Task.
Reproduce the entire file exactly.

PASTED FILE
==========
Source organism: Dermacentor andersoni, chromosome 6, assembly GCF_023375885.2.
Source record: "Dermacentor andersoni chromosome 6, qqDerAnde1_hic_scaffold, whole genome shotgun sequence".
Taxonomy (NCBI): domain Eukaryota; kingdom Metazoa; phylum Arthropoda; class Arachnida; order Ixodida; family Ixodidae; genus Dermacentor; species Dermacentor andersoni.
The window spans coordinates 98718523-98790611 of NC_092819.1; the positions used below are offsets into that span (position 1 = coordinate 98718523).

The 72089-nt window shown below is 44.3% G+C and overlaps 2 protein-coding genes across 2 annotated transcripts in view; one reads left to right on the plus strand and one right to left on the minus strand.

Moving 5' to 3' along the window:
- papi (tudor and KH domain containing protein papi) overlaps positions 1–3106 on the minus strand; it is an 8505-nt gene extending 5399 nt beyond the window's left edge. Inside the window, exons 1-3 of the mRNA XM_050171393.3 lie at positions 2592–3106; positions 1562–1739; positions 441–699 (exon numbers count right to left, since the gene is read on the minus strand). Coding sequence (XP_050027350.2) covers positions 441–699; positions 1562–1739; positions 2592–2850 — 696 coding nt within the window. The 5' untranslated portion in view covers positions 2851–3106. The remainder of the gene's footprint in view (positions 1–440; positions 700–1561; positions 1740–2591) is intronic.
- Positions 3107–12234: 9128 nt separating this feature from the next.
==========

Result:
Source organism: Dermacentor andersoni, chromosome 6, assembly GCF_023375885.2.
Source record: "Dermacentor andersoni chromosome 6, qqDerAnde1_hic_scaffold, whole genome shotgun sequence".
Taxonomy (NCBI): domain Eukaryota; kingdom Metazoa; phylum Arthropoda; class Arachnida; order Ixodida; family Ixodidae; genus Dermacentor; species Dermacentor andersoni.
The window spans coordinates 98718523-98790611 of NC_092819.1; the positions used below are offsets into that span (position 1 = coordinate 98718523).

The 72089-nt window shown below is 44.3% G+C and overlaps 2 protein-coding genes across 2 annotated transcripts in view; one reads left to right on the plus strand and one right to left on the minus strand.

Moving 5' to 3' along the window:
- papi (tudor and KH domain containing protein papi) overlaps positions 1–3106 on the minus strand; it is an 8505-nt gene extending 5399 nt beyond the window's left edge. Inside the window, exons 1-3 of the mRNA XM_050171393.3 lie at positions 2592–3106; positions 1562–1739; positions 441–699 (exon numbers count right to left, since the gene is read on the minus strand). Coding sequence (XP_050027350.2) covers positions 441–699; positions 1562–1739; positions 2592–2850 — 696 coding nt within the window. The 5' untranslated portion in view covers positions 2851–3106. The remainder of the gene's footprint in view (positions 1–440; positions 700–1561; positions 1740–2591) is intronic.
- Positions 3107–12234: 9128 nt separating this feature from the next.